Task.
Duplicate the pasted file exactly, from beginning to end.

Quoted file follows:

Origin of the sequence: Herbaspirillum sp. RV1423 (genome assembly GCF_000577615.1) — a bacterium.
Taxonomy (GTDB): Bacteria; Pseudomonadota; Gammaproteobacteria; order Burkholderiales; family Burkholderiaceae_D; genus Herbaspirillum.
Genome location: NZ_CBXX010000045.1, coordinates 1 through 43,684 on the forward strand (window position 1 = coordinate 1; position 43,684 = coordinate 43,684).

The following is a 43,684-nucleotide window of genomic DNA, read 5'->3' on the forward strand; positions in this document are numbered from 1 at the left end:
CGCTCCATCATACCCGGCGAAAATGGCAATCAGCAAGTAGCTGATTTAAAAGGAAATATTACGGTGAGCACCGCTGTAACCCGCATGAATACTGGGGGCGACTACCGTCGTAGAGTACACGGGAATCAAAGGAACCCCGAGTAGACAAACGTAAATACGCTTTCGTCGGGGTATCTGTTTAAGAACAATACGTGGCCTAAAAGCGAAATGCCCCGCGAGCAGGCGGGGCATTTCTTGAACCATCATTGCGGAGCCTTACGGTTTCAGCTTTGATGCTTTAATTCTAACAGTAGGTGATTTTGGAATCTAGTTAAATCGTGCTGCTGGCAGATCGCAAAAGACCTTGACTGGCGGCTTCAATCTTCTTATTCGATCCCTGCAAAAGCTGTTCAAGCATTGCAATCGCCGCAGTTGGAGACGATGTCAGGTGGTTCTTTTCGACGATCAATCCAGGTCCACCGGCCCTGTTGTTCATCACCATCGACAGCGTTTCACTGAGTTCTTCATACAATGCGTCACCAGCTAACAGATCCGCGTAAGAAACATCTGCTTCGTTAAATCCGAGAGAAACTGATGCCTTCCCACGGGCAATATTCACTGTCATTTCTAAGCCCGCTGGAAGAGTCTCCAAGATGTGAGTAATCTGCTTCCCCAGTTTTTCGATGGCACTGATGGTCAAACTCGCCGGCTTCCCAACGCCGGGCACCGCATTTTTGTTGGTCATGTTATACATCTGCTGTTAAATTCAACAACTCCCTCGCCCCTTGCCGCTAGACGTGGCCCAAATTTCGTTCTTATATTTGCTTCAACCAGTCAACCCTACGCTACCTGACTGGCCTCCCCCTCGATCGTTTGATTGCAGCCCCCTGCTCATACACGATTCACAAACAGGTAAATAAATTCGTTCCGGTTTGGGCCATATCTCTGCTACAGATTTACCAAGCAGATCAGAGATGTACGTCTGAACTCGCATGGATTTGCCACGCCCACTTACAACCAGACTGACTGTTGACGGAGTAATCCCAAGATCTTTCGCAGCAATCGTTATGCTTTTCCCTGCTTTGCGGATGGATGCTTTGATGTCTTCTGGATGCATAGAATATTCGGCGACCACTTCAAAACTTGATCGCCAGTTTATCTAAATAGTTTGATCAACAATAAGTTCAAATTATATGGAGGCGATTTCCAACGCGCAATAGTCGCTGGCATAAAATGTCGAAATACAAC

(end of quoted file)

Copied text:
Origin of the sequence: Herbaspirillum sp. RV1423 (genome assembly GCF_000577615.1) — a bacterium.
Taxonomy (GTDB): Bacteria; Pseudomonadota; Gammaproteobacteria; order Burkholderiales; family Burkholderiaceae_D; genus Herbaspirillum.
Genome location: NZ_CBXX010000045.1, coordinates 1 through 43,684 on the forward strand (window position 1 = coordinate 1; position 43,684 = coordinate 43,684).

The following is a 43,684-nucleotide window of genomic DNA, read 5'->3' on the forward strand; positions in this document are numbered from 1 at the left end:
CGCTCCATCATACCCGGCGAAAATGGCAATCAGCAAGTAGCTGATTTAAAAGGAAATATTACGGTGAGCACCGCTGTAACCCGCATGAATACTGGGGGCGACTACCGTCGTAGAGTACACGGGAATCAAAGGAACCCCGAGTAGACAAACGTAAATACGCTTTCGTCGGGGTATCTGTTTAAGAACAATACGTGGCCTAAAAGCGAAATGCCCCGCGAGCAGGCGGGGCATTTCTTGAACCATCATTGCGGAGCCTTACGGTTTCAGCTTTGATGCTTTAATTCTAACAGTAGGTGATTTTGGAATCTAGTTAAATCGTGCTGCTGGCAGATCGCAAAAGACCTTGACTGGCGGCTTCAATCTTCTTATTCGATCCCTGCAAAAGCTGTTCAAGCATTGCAATCGCCGCAGTTGGAGACGATGTCAGGTGGTTCTTTTCGACGATCAATCCAGGTCCACCGGCCCTGTTGTTCATCACCATCGACAGCGTTTCACTGAGTTCTTCATACAATGCGTCACCAGCTAACAGATCCGCGTAAGAAACATCTGCTTCGTTAAATCCGAGAGAAACTGATGCCTTCCCACGGGCAATATTCACTGTCATTTCTAAGCCCGCTGGAAGAGTCTCCAAGATGTGAGTAATCTGCTTCCCCAGTTTTTCGATGGCACTGATGGTCAAACTCGCCGGCTTCCCAACGCCGGGCACCGCATTTTTGTTGGTCATGTTATACATCTGCTGTTAAATTCAACAACTCCCTCGCCCCTTGCCGCTAGACGTGGCCCAAATTTCGTTCTTATATTTGCTTCAACCAGTCAACCCTACGCTACCTGACTGGCCTCCCCCTCGATCGTTTGATTGCAGCCCCCTGCTCATACACGATTCACAAACAGGTAAATAAATTCGTTCCGGTTTGGGCCATATCTCTGCTACAGATTTACCAAGCAGATCAGAGATGTACGTCTGAACTCGCATGGATTTGCCACGCCCACTTACAACCAGACTGACTGTTGACGGAGTAATCCCAAGATCTTTCGCAGCAATCGTTATGCTTTTCCCTGCTTTGCGGATGGATGCTTTGATGTCTTCTGGATGCATAGAATATTCGGCGACCACTTCAAAACTTGATCGCCAGTTTATCTAAATAGTTTGATCAACAATAAGTTCAAATTATATGGAGGCGATTTCCAACGCGCAATAGTCGCTGGCATAAAATGTCGAAATACAAC